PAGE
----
The first step in gaining clarity into the ground truth for a tool is to investigate the metric typically used by AI companies to support performance claims, known as the AUC (short for area under the receiver operating characteristic curve). The AUC metric summarizes the model’s accuracy in making predictions on a scale of 0 to 1, where 1 represents perfect accuracy.3 Managers often fixate on this metric as evidence of AI quality — and take at face value the comparison with an AUC for the same prediction task done by humans.

The AUC is calculated by comparing AI outputs to ground truth categories that were used by AI designers. The AI output is considered correct if it matches the ground truth label and incorrect if it does not. The usefulness and relevance of the AUC metric is contingent upon the quality of the ground truth labels, which cannot simply be assumed to be high-quality sources of truth.

Here’s the underlying problem: For many critical decisions in organizations, there is rarely an objective “truth” ready to be fed to an algorithm. Instead, AI designers construct ground truth data, and they have considerable latitude in how to accomplish this. For example, in the medical context, AI developers make significant trade-offs when choosing what ground truth will be used to train and validate a cancer diagnosis model. They could use biopsy results to serve as the ground truth, which would provide an externally validated result for whether cancer was detected. However, most patients never undergo biopsy tests (thankfully), and acquiring these results for all patients in the training data set would require enormous investment and patient cooperation.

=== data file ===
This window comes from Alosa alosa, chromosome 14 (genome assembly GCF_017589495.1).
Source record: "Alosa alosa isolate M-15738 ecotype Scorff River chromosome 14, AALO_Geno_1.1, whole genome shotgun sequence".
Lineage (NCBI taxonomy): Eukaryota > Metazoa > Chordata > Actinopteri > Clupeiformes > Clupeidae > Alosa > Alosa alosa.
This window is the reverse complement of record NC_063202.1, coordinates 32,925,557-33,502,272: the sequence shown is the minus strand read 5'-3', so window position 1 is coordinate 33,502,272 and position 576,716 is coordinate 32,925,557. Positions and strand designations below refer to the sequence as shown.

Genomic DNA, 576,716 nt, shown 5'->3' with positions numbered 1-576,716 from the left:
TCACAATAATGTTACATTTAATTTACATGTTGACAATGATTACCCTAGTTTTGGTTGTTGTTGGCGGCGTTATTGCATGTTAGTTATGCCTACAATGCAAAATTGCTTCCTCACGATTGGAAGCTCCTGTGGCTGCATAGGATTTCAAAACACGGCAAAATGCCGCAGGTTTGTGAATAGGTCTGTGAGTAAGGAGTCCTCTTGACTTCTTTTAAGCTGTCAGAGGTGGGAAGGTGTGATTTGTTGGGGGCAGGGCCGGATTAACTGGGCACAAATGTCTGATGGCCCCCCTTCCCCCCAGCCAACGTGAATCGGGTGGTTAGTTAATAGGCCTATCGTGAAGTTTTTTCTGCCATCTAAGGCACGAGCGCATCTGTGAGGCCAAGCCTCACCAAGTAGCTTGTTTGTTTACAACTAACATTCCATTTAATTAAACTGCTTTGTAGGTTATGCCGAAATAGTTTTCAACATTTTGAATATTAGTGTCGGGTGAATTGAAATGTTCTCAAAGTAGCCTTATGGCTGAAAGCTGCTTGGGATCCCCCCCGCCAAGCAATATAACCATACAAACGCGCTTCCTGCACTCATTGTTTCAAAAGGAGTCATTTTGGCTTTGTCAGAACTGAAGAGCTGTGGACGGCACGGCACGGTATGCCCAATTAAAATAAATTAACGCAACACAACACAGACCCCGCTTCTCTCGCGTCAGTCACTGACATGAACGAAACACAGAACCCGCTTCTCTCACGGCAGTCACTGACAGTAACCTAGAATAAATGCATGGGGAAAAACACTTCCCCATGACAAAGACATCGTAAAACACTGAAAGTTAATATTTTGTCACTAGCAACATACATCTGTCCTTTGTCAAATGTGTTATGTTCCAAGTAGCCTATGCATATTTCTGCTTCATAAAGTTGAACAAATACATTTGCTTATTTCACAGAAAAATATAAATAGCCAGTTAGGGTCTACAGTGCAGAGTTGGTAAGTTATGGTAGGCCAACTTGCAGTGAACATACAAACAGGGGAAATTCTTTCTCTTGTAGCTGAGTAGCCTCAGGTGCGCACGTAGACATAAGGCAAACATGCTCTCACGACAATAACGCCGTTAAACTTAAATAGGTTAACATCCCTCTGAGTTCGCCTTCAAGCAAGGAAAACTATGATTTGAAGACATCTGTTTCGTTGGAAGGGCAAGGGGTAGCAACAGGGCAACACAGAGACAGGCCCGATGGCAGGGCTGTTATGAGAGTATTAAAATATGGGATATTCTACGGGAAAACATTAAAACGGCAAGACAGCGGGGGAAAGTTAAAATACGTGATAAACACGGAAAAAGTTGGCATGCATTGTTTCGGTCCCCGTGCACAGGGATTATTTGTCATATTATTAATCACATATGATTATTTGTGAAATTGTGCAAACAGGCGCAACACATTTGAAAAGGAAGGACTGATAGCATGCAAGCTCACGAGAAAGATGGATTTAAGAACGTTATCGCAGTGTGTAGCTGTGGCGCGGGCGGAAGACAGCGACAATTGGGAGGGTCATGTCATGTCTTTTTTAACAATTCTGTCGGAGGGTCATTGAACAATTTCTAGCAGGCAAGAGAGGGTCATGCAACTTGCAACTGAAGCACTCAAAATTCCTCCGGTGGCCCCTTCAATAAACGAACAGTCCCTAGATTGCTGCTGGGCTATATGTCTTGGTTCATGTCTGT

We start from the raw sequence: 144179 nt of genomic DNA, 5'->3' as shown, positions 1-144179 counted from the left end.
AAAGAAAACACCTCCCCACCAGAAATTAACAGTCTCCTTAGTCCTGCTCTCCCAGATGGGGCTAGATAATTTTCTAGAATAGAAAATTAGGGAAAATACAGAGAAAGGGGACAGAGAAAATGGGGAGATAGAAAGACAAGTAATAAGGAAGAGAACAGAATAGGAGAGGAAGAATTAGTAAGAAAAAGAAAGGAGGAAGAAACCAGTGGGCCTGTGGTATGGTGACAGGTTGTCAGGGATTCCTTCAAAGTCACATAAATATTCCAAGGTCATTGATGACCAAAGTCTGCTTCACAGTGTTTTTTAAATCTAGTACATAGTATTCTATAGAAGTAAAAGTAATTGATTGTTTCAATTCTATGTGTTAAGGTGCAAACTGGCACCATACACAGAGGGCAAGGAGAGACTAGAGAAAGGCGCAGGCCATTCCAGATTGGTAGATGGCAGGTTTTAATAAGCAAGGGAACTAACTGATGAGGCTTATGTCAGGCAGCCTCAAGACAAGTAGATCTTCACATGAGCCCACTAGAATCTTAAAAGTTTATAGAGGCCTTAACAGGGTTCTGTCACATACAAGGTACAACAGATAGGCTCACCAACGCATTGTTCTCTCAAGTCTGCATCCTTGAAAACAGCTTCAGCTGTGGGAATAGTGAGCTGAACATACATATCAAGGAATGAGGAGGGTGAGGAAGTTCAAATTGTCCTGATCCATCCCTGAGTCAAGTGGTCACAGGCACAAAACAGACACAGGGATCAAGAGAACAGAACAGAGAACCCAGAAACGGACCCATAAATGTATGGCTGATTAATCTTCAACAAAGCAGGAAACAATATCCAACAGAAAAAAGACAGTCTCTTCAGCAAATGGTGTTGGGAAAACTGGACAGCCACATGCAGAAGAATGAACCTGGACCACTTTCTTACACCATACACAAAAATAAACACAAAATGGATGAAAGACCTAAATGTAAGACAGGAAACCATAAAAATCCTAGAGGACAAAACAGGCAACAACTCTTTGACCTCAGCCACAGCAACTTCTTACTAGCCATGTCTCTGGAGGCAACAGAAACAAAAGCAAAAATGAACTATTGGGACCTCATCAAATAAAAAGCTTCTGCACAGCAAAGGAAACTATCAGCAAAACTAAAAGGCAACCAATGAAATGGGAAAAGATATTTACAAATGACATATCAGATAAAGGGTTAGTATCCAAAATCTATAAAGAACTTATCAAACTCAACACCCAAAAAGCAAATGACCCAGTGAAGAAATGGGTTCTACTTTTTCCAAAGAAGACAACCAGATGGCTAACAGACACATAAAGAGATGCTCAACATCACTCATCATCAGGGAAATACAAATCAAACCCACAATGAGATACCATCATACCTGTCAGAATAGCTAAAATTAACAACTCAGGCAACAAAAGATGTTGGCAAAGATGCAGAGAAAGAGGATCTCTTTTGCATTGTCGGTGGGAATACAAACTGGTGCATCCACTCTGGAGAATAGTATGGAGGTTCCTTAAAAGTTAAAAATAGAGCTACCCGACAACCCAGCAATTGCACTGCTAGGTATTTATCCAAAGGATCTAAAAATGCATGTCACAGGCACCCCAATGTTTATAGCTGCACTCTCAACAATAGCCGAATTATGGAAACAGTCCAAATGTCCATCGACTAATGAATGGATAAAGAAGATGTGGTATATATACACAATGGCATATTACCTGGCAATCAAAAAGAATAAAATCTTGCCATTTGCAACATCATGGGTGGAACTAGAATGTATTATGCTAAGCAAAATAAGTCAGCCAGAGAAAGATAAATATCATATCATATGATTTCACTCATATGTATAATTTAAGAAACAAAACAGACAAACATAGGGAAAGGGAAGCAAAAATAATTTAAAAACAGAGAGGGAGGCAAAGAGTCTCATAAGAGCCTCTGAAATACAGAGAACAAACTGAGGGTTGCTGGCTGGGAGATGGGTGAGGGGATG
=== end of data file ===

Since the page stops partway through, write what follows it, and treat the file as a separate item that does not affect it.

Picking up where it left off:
Alternatively, developers may use the diagnosis recorded by the clinical physician overseeing a given patient at the time. This data is relatively easy to acquire from historical electronic health records. Developers could also recruit an expert physician, or a panel of experts, to produce a diagnosis for a sample of cases in the training data set, using the average or majority of their opinions as the ground truth label. Creating this type of data set may be costly and time-consuming, but it is commonly done in the medical AI community. In any case, AI developers weigh the relative costs and benefits when deciding how to assign ground truth labels — a decision that has great influence on the overall quality and potential value of the tool.

To identify an AI tool’s ground truth, simply ask the vendor or developers. Verify their answers by searching for “ground truth” or “label” on technical research reports and methodology summaries. For medical tools subject to regulatory approval, this information is publicly available on the U.S. Food and Drug Administration website. We recommend deeply engaging with AI vendors and internal development teams and having open conversations about their ground truth selections, their logic behind those choices, and any trade-offs they considered. Reticence to discuss these topics transparently should be interpreted as a serious red flag.

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Here is a direct link to the complete article.


1. S. Lebovitz, N. Levina, and H. Lifshitz-Assaf, “Is AI Ground Truth Really True? The Dangers of Training and Evaluating AI Tools Based on Experts’ Know-What,” MIS Quarterly 45, no. 3 (September 2021): 1501-1525.

2. C. DeBrusk, “The Risk of Machine-Learning Bias (and How to Prevent It),” MIT Sloan Management Review, March 26, 2018,